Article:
How to Stop Money Worries Affecting Your Mental Health

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Have you ever lain awake in bed, wondering where the money for an upcoming bill or your future pension is going to come from? I certainly have.

It’s no secret that money matters are a leading cause stress and anxiety. Apart from the rare meticulous planner amongst us, who can honestly say that they have never struggled to pay their bills, run short at the end of the month, or come up against an unexpected expense? Even if you are generally pretty good at managing your monthly income, you’ve probably worried about whether you have enough for your retirement or savings goals.

Simply put – money and mental health go hand in hand.

With the UK Mental Health Week coming up soon (18-24 May) and the world’s current COVID-19 pandemic wreaking havoc on many people’s finances, this topic could not be more relevant. Read ahead to learn more about how money affects your mental health, in both positive and negative ways.

How do financial problems affect our mental health?

Mental health and financial problems tend to compound one another. People dealing with money issues often deal with high levels of anxiety and stress, and these nasty feelings can then lead to depression. Worse still, a lot of us turn to buying ourselves nice treats to ‘cheer ourselves up,’ which then of course exacerbates the problem.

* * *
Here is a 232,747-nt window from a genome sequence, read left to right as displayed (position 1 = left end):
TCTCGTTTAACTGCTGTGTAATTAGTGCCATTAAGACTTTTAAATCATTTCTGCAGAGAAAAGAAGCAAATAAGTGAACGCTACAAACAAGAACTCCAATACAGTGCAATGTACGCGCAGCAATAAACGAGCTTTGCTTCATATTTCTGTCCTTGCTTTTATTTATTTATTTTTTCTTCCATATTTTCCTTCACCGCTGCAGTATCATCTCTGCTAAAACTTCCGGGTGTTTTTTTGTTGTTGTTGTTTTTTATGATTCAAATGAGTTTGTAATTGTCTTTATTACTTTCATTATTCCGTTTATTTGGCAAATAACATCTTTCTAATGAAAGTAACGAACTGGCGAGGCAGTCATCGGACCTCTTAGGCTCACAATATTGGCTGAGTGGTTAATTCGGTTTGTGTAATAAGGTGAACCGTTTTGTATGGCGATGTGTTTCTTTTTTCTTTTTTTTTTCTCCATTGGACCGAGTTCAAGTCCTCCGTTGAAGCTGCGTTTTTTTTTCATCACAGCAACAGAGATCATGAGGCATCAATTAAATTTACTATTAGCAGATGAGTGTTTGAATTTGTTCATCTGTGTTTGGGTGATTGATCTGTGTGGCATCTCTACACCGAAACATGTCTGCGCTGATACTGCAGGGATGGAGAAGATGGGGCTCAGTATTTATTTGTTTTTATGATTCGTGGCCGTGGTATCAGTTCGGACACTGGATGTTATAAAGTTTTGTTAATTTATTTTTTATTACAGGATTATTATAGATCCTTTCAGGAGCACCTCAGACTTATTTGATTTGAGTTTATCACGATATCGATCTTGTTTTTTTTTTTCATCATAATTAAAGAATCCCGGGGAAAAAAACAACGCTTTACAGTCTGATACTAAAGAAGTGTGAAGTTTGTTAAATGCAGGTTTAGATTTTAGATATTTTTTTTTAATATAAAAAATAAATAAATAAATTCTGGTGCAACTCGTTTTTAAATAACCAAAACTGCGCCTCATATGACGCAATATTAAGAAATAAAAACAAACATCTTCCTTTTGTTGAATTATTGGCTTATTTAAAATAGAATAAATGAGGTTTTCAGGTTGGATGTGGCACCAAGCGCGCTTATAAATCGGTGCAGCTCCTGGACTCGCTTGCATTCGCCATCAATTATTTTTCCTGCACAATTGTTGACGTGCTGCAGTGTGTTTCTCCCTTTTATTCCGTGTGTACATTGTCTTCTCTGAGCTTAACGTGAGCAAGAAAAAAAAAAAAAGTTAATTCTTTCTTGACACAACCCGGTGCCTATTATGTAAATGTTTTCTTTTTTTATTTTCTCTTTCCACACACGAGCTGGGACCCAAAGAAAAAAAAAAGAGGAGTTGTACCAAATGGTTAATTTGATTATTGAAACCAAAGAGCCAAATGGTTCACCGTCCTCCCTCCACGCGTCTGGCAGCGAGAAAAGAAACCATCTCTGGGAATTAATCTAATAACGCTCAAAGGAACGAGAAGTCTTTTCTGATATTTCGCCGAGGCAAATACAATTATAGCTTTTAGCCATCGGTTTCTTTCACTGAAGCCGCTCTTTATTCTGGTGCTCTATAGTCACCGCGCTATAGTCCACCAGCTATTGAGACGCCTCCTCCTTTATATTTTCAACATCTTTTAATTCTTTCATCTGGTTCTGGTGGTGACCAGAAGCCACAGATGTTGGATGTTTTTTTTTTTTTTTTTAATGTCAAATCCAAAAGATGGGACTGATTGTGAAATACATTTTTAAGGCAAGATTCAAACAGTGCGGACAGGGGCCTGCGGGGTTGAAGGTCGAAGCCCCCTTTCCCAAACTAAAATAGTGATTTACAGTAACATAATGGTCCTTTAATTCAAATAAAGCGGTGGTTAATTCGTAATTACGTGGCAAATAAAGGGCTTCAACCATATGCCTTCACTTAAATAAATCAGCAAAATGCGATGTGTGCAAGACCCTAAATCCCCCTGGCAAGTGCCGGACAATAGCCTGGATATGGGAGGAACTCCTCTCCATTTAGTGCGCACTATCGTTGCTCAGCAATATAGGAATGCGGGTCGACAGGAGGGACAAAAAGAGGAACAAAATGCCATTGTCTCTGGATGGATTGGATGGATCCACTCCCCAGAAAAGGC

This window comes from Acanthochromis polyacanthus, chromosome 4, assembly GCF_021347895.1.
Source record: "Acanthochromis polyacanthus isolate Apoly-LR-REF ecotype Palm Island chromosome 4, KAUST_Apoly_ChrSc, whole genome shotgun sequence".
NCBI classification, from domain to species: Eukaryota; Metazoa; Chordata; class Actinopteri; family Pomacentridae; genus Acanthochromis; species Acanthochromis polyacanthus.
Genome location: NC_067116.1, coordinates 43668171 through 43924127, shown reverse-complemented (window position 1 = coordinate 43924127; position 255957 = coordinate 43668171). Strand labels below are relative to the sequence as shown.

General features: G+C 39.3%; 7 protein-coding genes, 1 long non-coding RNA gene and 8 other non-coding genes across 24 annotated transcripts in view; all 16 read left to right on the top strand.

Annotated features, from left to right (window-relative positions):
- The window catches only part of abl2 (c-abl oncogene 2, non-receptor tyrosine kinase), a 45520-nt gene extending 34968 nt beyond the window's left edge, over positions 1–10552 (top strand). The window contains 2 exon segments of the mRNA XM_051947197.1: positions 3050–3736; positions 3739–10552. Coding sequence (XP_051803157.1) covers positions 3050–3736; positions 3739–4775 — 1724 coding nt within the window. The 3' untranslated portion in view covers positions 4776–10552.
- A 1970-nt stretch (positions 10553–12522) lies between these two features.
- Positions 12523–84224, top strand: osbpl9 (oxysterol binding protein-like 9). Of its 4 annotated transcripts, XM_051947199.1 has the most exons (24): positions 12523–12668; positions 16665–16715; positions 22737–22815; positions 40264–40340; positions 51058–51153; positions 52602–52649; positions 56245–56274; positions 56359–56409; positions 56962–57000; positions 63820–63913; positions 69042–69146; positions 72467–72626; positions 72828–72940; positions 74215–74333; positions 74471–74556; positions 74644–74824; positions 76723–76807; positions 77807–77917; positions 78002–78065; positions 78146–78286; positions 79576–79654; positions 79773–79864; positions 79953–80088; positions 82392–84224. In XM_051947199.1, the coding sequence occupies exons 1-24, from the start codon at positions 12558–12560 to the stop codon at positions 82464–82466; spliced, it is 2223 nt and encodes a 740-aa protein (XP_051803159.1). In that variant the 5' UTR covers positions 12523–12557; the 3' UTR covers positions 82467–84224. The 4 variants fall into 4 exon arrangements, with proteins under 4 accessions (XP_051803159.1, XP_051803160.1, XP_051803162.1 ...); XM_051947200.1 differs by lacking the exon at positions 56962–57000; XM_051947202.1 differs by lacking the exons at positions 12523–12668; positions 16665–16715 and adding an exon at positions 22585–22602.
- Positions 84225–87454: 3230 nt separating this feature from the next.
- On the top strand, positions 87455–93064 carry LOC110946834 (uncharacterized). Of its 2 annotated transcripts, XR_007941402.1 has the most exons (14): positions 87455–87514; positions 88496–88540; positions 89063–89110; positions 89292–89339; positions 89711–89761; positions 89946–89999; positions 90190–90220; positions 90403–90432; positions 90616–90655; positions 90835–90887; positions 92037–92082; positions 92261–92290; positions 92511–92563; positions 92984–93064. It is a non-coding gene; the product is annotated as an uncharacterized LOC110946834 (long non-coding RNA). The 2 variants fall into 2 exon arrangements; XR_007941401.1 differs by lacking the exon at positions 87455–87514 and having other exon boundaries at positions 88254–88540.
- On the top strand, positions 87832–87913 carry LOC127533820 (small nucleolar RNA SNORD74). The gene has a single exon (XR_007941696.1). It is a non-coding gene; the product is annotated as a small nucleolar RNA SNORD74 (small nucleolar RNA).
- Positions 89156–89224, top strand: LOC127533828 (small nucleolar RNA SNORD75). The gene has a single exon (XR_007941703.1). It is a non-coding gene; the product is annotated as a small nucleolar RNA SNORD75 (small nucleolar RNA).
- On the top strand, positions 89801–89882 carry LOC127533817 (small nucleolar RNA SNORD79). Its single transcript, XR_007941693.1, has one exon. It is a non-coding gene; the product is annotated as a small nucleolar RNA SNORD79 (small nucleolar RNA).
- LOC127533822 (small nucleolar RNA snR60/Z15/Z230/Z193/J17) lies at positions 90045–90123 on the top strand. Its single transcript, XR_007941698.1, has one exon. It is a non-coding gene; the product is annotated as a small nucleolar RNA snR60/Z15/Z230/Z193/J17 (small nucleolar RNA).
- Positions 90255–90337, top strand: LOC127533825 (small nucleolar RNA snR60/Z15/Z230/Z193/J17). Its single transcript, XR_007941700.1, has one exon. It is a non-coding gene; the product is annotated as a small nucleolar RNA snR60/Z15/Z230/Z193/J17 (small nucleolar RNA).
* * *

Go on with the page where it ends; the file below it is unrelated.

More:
Think about it this way: when you’re in a good mental state, you can ‘rally’ and more easily build up the motivation to work on your financial situation. Like going on a diet, improving your financial situation requires a long-term commitment – there are no quick fixes. If you are in a poor mental state, it becomes much more difficult, if not impossible, to get and stay motivated.

This isn’t just anecdotal – science backs these theories up. Research published in the journal ‘Psychological Medicine’ showed that people who had problems affording their rent or mortgage payments experienced the same amount of stress and anxiety as someone going through a divorce! A survey conducted by the Money and Mental Health Policy Institute (MMHPI) found that 86% of those interviewed had experienced a worsening of their mental health problems based on their financial situation.

This all means that if you are experiencing financial insecurity, you are likely in a constant state of distress, akin to losing a job or going through a big break-up.

That said, many banks, utility companies, and government agencies don’t know exactly how to deal with their customers’ mental health issues. This explains why you might not get the help or compassion you need when you try to call your debtors to explain your situation.

Helen Undy, director of the MMHPI, explains. “If someone has a physical disability or sensory impairment, most companies know what to do. Even if they’re not doing it brilliantly, if someone says they’re visually impaired or have hearing loss, firms tend to know what adjustments they should be making, and generally those things tend to be available.”